Furnishing By Flea Market
When it comes to decorating your home, nothing beats the thrill of the hunt for secondhand goods.
| BRIMFIELD, MASS.
Susan Bobbitt describes her Overton, Texas, home decor as "classic garage sale." For her, buying used furniture and household items is a kick, especially when it means visiting the sprawling Brimfield Antique Show in central Massachusetts.
Despite the name, Brimfield is often viewed as one of the biggest and best-known flea markets in the world, since much of what sells here is not old enough (100 years or more) to fit the strict definition of antiques.
That's hardly important to Ms. Bobbitt, a real estate agent who's been drawn to Brimfield by its reputation for selling just about everything imaginable - from large armoires and rugs to vintage toasters, cameras, toys, and marbles.
Like many treasure hunters who scour the secondhand landscape, Bobbitt often waits until inspiration strikes to find that bargain or special item that gives character to a home.
This time it came in the form of a large ceramic crock and stand. She'll use it to serve ice tea during blistering Texas summers. Whether the $125 price was a good buy was secondary. "I really liked it," she says. And "with antiques and collectibles, if you get tired of whatever you purchased you can resell it and get your money back," Bobbitt says. "With new furniture you can't do that."
In an age of cookie-cutter department stores and fixed prices, flea markets have a special appeal. For those looking for a touch of individuality in their homes, these browsers' bazaars are among the last sources of truly unique artifacts. And they are one of the few places in the United States where haggling is acceptable.
Of course, there are flea markets and there are flea markets. Some cater to people looking to decorate their homes with old furnishings, housewares, and collectibles. Other markets primarily sell new merchandise - closeouts, liquidations, inexpensive imported goods, and collectibles.
"At many new flea markets, 50 percent of the merchandise is new," says Cuba Ford, publisher of the Flea Market News, published in Marion, N.C. This influx of new merchandise can turn off people who think of flea markets more as rummage sales than as discount mini-malls.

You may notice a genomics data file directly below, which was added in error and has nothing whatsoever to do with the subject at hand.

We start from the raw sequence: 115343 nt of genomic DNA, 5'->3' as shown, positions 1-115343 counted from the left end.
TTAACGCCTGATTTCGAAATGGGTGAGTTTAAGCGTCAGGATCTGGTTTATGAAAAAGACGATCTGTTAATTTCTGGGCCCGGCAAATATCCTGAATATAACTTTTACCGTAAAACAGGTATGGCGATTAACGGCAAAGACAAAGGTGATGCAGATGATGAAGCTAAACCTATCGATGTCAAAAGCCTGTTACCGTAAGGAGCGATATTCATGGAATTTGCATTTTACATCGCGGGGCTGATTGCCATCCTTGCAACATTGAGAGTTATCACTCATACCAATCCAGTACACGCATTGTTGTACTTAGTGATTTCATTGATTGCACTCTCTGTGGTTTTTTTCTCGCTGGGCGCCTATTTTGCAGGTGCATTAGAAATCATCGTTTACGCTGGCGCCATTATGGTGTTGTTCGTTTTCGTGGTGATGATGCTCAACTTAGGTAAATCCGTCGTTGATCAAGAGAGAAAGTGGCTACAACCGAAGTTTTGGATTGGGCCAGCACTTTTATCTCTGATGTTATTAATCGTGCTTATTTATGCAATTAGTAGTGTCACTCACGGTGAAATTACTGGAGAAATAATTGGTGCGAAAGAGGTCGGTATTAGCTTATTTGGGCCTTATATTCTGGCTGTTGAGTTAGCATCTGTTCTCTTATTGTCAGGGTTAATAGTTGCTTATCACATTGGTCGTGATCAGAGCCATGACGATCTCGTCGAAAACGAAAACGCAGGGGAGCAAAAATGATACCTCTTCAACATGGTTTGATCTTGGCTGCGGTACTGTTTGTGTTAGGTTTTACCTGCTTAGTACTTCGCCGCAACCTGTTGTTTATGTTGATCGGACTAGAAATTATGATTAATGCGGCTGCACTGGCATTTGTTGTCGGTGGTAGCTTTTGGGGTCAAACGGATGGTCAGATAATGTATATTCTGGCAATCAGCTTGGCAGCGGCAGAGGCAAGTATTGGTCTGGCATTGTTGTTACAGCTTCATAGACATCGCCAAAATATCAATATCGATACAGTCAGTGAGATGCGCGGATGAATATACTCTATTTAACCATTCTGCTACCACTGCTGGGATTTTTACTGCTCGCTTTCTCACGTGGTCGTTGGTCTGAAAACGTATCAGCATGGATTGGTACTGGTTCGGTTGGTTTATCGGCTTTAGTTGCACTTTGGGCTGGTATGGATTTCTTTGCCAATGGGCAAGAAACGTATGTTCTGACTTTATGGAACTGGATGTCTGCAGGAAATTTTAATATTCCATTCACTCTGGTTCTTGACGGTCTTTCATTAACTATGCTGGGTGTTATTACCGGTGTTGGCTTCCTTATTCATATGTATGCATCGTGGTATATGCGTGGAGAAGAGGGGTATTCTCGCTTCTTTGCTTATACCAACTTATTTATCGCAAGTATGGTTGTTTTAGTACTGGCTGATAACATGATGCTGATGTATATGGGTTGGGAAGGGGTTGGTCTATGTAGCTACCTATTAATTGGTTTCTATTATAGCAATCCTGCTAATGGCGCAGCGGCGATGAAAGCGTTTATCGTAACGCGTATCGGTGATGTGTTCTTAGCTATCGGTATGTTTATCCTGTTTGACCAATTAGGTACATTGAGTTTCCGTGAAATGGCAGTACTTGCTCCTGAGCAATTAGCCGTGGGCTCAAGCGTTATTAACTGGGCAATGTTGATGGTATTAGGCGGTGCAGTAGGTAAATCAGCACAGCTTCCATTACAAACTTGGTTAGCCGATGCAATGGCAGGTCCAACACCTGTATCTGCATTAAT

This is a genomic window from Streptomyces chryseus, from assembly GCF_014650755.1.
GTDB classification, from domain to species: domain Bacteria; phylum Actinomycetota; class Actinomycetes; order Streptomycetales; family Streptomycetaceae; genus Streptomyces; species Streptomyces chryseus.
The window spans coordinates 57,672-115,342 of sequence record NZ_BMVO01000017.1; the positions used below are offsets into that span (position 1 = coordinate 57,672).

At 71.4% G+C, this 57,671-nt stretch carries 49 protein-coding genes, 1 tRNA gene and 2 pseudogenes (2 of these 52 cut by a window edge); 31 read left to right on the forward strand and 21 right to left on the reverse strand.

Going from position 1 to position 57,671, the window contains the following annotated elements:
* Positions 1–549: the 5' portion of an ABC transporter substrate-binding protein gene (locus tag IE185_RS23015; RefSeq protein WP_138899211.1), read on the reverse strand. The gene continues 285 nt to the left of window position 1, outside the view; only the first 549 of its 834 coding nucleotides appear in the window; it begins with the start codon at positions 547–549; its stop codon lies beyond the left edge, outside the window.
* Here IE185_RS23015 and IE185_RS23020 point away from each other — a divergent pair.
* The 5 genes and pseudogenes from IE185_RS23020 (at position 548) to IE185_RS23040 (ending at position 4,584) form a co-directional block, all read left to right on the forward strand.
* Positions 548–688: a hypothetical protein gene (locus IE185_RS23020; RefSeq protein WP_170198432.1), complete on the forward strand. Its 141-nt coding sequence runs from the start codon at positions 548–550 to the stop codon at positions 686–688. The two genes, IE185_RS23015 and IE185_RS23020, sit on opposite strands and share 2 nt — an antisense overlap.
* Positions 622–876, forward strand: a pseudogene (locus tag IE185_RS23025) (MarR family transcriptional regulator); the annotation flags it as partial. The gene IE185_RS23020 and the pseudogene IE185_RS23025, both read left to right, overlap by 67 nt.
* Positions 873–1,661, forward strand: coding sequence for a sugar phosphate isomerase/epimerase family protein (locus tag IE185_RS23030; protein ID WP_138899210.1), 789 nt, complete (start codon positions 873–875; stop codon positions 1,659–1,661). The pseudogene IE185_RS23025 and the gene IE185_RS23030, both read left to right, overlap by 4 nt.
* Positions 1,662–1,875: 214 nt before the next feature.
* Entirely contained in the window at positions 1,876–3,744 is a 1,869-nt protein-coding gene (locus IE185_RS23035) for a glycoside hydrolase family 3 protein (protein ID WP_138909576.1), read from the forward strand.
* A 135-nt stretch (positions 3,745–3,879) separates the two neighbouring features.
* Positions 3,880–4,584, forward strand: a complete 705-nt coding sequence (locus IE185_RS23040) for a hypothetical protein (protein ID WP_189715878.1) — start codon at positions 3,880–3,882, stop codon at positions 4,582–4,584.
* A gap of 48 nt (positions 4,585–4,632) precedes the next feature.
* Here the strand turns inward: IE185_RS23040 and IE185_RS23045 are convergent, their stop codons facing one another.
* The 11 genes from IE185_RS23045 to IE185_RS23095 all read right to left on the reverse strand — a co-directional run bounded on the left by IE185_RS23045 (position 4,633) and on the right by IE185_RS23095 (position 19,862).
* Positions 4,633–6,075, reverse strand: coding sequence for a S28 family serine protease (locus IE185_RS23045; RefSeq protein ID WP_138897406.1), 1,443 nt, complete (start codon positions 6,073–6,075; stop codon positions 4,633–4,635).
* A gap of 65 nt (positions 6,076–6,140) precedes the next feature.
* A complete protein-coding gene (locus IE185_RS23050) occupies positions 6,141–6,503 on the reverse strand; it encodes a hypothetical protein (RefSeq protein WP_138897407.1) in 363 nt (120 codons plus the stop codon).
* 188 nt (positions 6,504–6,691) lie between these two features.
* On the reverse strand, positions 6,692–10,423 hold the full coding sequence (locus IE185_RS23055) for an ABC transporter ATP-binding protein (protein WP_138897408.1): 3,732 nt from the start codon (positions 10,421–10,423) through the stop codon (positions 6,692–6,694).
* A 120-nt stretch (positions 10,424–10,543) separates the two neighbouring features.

Some places fuse the two elements together. The Great Smokies Craft Fair and Flea Market in Sevierville, Tenn., has 230 vendors inside and 115 outside. Everything sold inside is factory direct, collectible, or new, says proprietor Evelyn Ogle. "Used" and "old" are the operative words outside.
Another amalgamated market is the 80-acre Fort Lauderdale (Fla.) Swap Shop, owned by Preston Henn. He calls it the second-largest tourist attraction in the state, a massive complex with a three-story building, a food court, and free circus at its center. While much of the merchandise is new, the Swap Shop also hosts many garage-sale type vendors.
Finding treasure in such a mega-market is no easy task. "That's what makes the flea market so fascinating," Mr. Henn says. "You have junk, of course, but you have some things that are very valuable and you also have things that are in-between. That's the reason you need to spend time walking around."
Ford of the Flea Market News says there are more than 2,500 flea markets in the United States and an average of about 200 vendors per market.
Whether a flea market is set up in a deserted strip mall, a vacant furniture store, or a parking lot, sprawl is part of the package.
At Brimfield, where more than 5,000 dealers pitch a tent city in the grassy fields, a parking attendant reminds customers, "it's a quarter mile to the fair and 20 miles around the tables." The six-day exhibition occurs in May, July, and September.
A shopper can easily spend several days wandering this bazaar, and many do, especially serious antique collectors. For some dealers, like Joe Rupert of Hamlin, N.Y., this is the next stop on the summer circuit. He once owned an antique shop, but gave it up to hit the road.
"A shop involves a lot of overhead and it's very confining," he says. "If you come to a place like Brimfield and you have the right merchandise, you can sell more in four or five days than you'd sell in a whole month or two from a shop."
Unlike many dealers, who specialize, Mr. Rupert has a variety of goods, from washboards to lamps to glassware. This mix has already paid dividends, with a pair of 20-foot blue jeans, used promotionally, fetching several hundred dollars.